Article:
ETICO: Corruption in education stops here
Corruption in education: what happens when the line is crossed?
Corruption in education can be found in all areas of educational planning and management – from school financing, teacher recruitment and promotions, pupils’ admissions, to the supply of learning materials and fake degrees. When corruption permeates education systems for personal gain, financial resources can be lost, as well as trust in the public sector. Whether it be ghost teachers or inflated prices for textbooks, corruption also creates low-learning environments where the most vulnerable students often suffer the most.
Fighting corruption has to be seen as part of making progress towards the Sustainable Development Goals. A sector free of corruption is imperative to ensuring that educational plans and policies towards equitable access to quality education are actually implemented.
Muriel Poisson, IIEP expert on ethics and corruption in education
The new ETICO facilitates easier access to diagnostic tools, training materials, interactive maps, and strategies for policy-makers, planners, researchers, and concerned citizens to put corruption at the top of the agenda. It includes:
- More than 820 relevant references including publications, policies, and norms,
- Thematic pages on key issues such as open government, mapping risks, and more;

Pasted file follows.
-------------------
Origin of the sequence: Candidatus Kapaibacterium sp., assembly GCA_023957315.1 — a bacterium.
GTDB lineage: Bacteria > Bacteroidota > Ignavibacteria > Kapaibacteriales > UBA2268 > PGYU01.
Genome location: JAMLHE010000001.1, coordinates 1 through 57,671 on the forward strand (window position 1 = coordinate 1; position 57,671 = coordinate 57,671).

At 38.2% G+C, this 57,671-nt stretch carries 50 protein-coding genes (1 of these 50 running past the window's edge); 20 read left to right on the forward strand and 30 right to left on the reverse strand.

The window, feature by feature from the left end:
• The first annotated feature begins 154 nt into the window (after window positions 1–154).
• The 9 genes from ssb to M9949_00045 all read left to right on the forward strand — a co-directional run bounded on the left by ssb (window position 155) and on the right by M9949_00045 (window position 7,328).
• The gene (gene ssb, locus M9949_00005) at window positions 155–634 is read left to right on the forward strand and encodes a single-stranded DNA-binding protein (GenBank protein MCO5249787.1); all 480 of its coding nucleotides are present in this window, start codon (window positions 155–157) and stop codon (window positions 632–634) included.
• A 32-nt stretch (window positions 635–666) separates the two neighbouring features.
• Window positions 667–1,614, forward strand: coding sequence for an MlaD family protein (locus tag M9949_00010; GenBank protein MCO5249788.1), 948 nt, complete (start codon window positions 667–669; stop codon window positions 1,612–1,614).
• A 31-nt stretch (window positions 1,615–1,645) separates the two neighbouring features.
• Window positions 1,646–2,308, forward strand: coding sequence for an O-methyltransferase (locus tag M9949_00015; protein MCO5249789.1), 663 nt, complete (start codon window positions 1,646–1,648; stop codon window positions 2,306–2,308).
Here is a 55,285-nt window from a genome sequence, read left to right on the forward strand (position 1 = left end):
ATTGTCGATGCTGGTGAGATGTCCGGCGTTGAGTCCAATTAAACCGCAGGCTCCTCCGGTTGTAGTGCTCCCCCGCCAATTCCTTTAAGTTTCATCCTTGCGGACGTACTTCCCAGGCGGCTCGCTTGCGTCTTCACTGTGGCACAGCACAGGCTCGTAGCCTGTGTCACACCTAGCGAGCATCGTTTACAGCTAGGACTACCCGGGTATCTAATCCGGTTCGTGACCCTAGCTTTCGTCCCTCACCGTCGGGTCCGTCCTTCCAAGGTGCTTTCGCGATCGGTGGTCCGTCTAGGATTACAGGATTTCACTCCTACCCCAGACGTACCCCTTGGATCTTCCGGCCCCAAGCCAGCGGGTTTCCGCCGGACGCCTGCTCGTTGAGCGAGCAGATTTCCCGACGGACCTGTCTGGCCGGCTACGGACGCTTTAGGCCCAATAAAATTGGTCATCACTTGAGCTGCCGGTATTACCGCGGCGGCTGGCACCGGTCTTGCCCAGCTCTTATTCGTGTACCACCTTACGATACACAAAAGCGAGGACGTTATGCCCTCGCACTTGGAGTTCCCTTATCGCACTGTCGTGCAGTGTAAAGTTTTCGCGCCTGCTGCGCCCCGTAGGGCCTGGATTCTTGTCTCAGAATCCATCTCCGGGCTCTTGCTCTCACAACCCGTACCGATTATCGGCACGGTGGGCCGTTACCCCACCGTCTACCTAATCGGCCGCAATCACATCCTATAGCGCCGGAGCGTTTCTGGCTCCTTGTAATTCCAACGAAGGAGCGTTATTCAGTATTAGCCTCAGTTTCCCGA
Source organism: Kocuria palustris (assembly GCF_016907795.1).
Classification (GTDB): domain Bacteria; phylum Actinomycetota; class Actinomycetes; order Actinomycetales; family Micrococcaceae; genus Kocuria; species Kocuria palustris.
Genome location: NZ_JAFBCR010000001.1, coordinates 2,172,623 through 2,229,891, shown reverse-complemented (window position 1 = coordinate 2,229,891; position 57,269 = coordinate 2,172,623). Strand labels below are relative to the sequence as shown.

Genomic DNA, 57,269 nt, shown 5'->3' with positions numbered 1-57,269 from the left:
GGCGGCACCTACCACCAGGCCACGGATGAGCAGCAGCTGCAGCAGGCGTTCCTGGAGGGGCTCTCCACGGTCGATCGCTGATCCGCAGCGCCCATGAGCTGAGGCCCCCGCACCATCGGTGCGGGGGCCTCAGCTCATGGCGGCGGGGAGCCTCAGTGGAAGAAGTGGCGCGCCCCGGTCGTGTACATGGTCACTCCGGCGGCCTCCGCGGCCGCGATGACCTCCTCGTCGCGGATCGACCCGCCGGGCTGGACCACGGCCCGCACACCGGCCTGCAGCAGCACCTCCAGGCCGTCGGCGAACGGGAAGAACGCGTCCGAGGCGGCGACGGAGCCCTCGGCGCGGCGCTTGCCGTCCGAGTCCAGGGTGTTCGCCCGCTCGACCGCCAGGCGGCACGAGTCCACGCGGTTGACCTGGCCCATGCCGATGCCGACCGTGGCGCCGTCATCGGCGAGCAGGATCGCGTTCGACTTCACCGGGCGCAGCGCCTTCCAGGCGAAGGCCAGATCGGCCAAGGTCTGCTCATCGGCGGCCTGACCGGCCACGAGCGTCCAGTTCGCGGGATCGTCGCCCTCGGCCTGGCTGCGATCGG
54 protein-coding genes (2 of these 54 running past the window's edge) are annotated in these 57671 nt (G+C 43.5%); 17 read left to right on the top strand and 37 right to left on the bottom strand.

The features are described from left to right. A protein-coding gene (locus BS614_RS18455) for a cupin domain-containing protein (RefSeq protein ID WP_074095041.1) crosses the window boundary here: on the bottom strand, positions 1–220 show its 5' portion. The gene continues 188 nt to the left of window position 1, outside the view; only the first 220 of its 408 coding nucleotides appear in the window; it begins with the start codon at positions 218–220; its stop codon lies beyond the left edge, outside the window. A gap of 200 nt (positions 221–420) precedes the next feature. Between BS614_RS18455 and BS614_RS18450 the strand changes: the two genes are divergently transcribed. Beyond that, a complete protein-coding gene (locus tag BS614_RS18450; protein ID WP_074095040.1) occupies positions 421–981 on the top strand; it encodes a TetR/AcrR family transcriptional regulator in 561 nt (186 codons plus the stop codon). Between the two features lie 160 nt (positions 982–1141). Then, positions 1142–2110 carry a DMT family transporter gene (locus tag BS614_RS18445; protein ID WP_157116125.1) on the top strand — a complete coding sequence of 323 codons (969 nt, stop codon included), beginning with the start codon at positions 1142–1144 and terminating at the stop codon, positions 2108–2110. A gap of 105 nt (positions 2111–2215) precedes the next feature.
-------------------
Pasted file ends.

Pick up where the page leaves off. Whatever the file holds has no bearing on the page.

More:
- A glossary with about 40 key definitions related to ethics and corruption;
- News and recaps of important events and webinars;
- A selection of more than 1,500 articles and media citations on corruption;
- A blog and news bulletin for the anti-corruption community
As a knowledge-sharing platform, ETICO brings together the many research products IIEP and partners have produced on good governance models and how to build integrity and transparency in the sector. This includes a myriad of examples on how to design and implement open school data initiatives and how to go further by opening up government processes to public scrutiny. As such, ETICO users can become familiar with best practices from all over the world and gain a stronger understanding of the role of local structures and how to use information technology to encourage citizen engagement in decision-making processes that impact education.
Users can also explore interactive maps on the platform as well, including a statistical map that offers comparable data on corruption around the world and teacher codes of conduct that are currently in use in 76 countries.
As 2030 rings closer, IIEP remains committed to supporting countries with improved governance and ethical frameworks for stronger service delivery free of corruption, as indicated in the seventh Value Stream of its new Medium-Term Strategy. Spanning training, technical cooperation, and research, IIEP will continue to offer an integrated package designed to support accountability, transparency and ethics in education, while exploring new related topics.